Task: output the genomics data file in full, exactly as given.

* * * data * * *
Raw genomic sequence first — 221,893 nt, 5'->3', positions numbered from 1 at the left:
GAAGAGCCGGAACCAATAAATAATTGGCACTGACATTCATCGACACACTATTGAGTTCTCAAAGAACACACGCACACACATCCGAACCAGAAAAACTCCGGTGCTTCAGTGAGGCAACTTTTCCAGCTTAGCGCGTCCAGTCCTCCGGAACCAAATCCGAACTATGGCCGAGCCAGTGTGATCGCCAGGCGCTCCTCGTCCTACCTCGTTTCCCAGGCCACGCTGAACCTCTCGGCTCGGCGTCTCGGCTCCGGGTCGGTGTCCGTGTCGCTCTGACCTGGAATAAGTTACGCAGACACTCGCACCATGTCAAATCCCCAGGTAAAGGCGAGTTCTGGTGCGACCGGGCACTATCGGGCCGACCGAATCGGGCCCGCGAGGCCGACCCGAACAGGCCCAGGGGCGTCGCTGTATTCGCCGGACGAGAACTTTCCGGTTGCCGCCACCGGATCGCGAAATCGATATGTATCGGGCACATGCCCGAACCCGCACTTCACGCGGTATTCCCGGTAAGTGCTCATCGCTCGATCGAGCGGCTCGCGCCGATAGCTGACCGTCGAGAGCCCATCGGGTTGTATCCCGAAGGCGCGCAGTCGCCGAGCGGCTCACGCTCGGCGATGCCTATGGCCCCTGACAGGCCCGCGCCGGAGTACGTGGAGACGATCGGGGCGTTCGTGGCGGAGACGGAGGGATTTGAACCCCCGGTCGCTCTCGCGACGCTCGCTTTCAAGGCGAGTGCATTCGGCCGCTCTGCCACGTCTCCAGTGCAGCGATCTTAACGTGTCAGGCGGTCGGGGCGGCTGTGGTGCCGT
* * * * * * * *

Raw genomic sequence first — 221,893 nt, 5'->3', positions numbered from 1 at the left:
GAAGAGCCGGAACCAATAAATAATTGGCACTGACATTCATCGACACACTATTGAGTTCTCAAAGAACACACGCACACACATCCGAACCAGAAAAACTCCGGTGCTTCAGTGAGGCAACTTTTCCAGCTTAGCGCGTCCAGTCCTCCGGAACCAAATCCGAACTATGGCCGAGCCAGTGTGATCGCCAGGCGCTCCTCGTCCTACCTCGTTTCCCAGGCCACGCTGAACCTCTCGGCTCGGCGTCTCGGCTCCGGGTCGGTGTCCGTGTCGCTCTGACCTGGAATAAGTTACGCAGACACTCGCACCATGTCAAATCCCCAGGTAAAGGCGAGTTCTGGTGCGACCGGGCACTATCGGGCCGACCGAATCGGGCCCGCGAGGCCGACCCGAACAGGCCCAGGGGCGTCGCTGTATTCGCCGGACGAGAACTTTCCGGTTGCCGCCACCGGATCGCGAAATCGATATGTATCGGGCACATGCCCGAACCCGCACTTCACGCGGTATTCCCGGTAAGTGCTCATCGCTCGATCGAGCGGCTCGCGCCGATAGCTGACCGTCGAGAGCCCATCGGGTTGTATCCCGAAGGCGCGCAGTCGCCGAGCGGCTCACGCTCGGCGATGCCTATGGCCCCTGACAGGCCCGCGCCGGAGTACGTGGAGACGATCGGGGCGTTCGTGGCGGAGACGGAGGGATTTGAACCCCCGGTCGCTCTCGCGACGCTCGCTTTCAAGGCGAGTGCATTCGGCCGCTCTGCCACGTCTCCAGTGCAGCGATCTTAACGTGTCAGGCGGTCGGGGCGGCTGTGGTGCCGT